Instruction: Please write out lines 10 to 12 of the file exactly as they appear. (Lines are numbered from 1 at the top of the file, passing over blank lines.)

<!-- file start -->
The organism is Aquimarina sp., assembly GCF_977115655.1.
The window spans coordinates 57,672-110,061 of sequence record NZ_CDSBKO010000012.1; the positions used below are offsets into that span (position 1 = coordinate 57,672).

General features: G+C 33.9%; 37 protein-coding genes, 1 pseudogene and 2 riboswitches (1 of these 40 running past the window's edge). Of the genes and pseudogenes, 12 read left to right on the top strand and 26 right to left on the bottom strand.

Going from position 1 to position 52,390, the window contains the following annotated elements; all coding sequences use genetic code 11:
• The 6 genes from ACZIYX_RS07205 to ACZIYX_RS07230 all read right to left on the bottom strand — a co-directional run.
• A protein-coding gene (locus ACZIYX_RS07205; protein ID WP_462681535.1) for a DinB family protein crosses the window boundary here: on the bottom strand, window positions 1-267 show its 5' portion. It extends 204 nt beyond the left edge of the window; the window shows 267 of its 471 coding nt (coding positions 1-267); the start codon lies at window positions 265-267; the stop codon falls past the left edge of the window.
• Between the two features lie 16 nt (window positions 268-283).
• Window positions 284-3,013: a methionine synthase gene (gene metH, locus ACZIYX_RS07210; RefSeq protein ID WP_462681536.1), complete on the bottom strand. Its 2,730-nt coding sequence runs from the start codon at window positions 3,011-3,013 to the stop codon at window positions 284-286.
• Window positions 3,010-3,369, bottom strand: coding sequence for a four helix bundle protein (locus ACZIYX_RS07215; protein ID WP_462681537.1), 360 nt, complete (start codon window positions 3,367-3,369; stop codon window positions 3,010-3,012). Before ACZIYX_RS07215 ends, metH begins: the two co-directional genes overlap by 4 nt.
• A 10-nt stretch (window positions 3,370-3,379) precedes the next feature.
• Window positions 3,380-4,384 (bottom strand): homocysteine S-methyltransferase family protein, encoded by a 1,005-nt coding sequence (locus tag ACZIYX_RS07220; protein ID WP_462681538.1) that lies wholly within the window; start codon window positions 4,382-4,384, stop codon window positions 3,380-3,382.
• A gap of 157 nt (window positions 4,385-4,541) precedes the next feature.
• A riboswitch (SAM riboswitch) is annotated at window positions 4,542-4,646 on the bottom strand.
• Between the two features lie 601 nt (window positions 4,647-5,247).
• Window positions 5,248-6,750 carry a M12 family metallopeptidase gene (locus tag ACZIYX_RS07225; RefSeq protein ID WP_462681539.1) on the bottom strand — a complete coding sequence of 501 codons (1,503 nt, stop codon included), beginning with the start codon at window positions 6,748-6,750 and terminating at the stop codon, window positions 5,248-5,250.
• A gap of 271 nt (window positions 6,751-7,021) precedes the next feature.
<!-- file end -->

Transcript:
• A 10-nt stretch (window positions 3,370-3,379) precedes the next feature.
• Window positions 3,380-4,384 (bottom strand): homocysteine S-methyltransferase family protein, encoded by a 1,005-nt coding sequence (locus tag ACZIYX_RS07220; protein ID WP_462681538.1) that lies wholly within the window; start codon window positions 4,382-4,384, stop codon window positions 3,380-3,382.
• A gap of 157 nt (window positions 4,385-4,541) precedes the next feature.